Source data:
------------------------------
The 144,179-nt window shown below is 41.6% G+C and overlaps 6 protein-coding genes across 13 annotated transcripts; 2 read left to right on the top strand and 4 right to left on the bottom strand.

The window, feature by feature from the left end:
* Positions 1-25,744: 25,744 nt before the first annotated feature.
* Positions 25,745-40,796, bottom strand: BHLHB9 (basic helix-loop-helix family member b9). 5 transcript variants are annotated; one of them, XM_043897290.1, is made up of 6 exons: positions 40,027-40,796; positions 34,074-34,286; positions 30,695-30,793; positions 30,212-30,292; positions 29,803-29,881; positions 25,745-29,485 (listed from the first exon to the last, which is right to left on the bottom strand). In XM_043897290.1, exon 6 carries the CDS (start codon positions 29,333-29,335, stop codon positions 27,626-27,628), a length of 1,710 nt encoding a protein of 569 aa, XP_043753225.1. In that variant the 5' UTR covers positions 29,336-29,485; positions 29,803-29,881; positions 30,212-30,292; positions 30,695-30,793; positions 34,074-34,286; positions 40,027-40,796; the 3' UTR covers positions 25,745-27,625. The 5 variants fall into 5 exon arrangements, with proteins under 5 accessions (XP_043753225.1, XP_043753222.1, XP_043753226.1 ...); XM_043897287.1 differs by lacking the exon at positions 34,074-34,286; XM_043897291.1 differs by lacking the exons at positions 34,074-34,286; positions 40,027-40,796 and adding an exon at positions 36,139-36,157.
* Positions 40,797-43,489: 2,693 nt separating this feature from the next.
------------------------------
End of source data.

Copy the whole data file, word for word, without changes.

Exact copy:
The 144,179-nt window shown below is 41.6% G+C and overlaps 6 protein-coding genes across 13 annotated transcripts; 2 read left to right on the top strand and 4 right to left on the bottom strand.

The window, feature by feature from the left end:
* Positions 1-25,744: 25,744 nt before the first annotated feature.
* Positions 25,745-40,796, bottom strand: BHLHB9 (basic helix-loop-helix family member b9). 5 transcript variants are annotated; one of them, XM_043897290.1, is made up of 6 exons: positions 40,027-40,796; positions 34,074-34,286; positions 30,695-30,793; positions 30,212-30,292; positions 29,803-29,881; positions 25,745-29,485 (listed from the first exon to the last, which is right to left on the bottom strand). In XM_043897290.1, exon 6 carries the CDS (start codon positions 29,333-29,335, stop codon positions 27,626-27,628), a length of 1,710 nt encoding a protein of 569 aa, XP_043753225.1. In that variant the 5' UTR covers positions 29,336-29,485; positions 29,803-29,881; positions 30,212-30,292; positions 30,695-30,793; positions 34,074-34,286; positions 40,027-40,796; the 3' UTR covers positions 25,745-27,625. The 5 variants fall into 5 exon arrangements, with proteins under 5 accessions (XP_043753225.1, XP_043753222.1, XP_043753226.1 ...); XM_043897287.1 differs by lacking the exon at positions 34,074-34,286; XM_043897291.1 differs by lacking the exons at positions 34,074-34,286; positions 40,027-40,796 and adding an exon at positions 36,139-36,157.
* Positions 40,797-43,489: 2,693 nt separating this feature from the next.